The NFU has submitted comments to Defra’s ongoing review of reservoir safety.
The Defra review is ongoing but has recently taken on new relevance following the partial collapse of the Toddbrook reservoir dam above Whaley Bridge which placed reservoir safety in the spotlight.
Reservoir safety is regulated mainly by the Reservoirs Act 1975 which sets out various requirements which must be met to owners/operators of reservoirs. Different requirements apply to reservoirs that hold 25,000 cubic metres (m3) or more of water above ground level (known as large raised reservoirs), and for reservoirs that hold less than 25,000m3 of water above ground level (small raised reservoirs).
The Flood and Water Management Act (2010) proposed a reduction of the 25,000m3 above-ground water capacity threshold (where enhanced safety regulations apply) to 10,000m3. The threshold change has already been made in Wales, where reservoirs are located in very different landscapes to those occupied by farm reservoirs in England.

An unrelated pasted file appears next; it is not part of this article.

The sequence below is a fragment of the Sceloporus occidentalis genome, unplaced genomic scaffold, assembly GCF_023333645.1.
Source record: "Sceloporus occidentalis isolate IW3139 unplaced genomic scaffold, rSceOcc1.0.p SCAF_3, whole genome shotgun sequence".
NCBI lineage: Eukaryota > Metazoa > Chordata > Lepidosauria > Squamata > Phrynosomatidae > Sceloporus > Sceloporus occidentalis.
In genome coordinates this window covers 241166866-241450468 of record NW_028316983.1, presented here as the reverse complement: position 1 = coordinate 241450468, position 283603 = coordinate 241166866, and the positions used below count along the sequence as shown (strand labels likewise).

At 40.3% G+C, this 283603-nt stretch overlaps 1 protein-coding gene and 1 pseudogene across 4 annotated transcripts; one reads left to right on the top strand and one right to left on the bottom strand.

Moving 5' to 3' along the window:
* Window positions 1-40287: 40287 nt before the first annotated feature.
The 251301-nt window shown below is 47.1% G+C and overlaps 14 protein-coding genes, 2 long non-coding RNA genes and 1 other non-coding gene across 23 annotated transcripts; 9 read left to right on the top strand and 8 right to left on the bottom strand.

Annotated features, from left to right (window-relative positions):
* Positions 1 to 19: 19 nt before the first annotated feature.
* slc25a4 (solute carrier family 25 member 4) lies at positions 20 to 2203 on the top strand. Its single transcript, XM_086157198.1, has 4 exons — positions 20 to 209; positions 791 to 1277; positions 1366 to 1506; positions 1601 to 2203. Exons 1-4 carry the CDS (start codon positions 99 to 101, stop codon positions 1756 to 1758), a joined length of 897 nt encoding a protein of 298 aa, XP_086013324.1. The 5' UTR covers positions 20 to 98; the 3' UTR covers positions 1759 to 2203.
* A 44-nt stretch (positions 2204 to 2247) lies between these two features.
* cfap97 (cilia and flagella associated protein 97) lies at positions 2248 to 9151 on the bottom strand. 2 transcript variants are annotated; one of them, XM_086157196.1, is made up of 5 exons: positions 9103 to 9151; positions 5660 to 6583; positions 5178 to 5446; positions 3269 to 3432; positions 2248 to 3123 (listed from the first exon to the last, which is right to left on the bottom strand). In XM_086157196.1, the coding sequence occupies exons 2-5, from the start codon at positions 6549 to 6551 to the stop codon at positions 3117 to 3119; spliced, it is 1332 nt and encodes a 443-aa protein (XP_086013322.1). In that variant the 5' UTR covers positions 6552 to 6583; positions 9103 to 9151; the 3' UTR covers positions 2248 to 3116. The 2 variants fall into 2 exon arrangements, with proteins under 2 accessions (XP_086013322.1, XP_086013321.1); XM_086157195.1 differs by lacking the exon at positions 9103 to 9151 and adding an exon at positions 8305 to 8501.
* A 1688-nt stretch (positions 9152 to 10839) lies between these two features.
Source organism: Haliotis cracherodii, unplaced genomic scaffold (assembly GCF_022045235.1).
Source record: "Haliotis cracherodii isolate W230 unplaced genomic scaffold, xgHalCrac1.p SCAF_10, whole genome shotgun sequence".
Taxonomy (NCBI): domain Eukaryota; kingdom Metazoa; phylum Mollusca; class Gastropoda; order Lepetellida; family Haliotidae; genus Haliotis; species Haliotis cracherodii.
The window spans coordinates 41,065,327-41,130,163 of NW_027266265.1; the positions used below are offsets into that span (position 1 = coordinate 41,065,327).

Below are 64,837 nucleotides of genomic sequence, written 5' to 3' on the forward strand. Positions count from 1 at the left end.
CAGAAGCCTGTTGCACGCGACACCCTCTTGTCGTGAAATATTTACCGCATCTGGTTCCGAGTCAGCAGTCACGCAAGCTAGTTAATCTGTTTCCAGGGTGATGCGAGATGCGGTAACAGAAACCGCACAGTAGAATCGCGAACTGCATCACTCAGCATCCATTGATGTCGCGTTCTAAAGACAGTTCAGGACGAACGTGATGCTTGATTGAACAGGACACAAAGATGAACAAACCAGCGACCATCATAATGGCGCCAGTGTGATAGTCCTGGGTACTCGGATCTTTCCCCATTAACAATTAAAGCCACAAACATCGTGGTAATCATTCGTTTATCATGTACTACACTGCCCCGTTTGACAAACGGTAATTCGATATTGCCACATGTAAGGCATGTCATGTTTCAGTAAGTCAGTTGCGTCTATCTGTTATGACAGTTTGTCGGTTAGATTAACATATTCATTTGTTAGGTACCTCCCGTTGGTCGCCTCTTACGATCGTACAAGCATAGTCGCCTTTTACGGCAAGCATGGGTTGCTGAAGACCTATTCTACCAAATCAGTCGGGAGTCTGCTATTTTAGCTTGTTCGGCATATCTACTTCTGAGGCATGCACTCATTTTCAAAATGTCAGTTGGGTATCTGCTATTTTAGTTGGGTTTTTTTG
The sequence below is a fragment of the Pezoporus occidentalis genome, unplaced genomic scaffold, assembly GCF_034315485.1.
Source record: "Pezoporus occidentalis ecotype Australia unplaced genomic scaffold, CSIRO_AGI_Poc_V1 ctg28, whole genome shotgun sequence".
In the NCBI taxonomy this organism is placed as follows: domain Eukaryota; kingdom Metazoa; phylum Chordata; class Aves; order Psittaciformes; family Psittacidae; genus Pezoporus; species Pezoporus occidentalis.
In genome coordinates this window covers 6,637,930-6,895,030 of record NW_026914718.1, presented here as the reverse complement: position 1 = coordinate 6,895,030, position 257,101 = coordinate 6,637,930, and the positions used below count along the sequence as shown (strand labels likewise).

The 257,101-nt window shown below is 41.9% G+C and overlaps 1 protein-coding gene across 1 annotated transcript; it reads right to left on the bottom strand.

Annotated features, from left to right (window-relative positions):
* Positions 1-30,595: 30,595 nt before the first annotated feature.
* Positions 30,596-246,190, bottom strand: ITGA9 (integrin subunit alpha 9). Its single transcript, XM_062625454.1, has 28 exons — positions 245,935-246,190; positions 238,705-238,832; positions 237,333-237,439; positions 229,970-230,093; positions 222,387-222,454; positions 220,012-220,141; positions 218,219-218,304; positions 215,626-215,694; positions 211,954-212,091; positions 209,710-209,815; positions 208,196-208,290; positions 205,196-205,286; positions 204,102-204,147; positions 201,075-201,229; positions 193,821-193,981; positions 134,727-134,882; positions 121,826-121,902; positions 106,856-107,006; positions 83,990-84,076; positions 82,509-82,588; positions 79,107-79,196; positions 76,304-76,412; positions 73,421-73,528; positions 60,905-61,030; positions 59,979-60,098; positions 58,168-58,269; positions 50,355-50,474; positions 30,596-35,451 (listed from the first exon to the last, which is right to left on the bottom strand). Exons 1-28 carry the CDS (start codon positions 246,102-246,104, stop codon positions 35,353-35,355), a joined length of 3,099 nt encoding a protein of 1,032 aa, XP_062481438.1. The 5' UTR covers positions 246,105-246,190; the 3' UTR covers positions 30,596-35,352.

The NFU believes that no case has been made to change the capacity threshold of reservoirs in England.
We support the suggestion that dam height could replace reservoir volume as a determining factor in the application of enhanced regulation. Since most farm reservoirs are fully bunded and located on relatively flat land, it would provide farmers with greater scope for constructing larger farm reservoirs outside the full administrative burden of the Reservoirs Act.
The NFU believes that the risk posed by farm reservoirs is so small that they should be reconsidered as candidates for deregulation because they are typically:
- Low elevation
- Wide flood escape path
- Low water depth and velocity
- Minimal potential impact on people.
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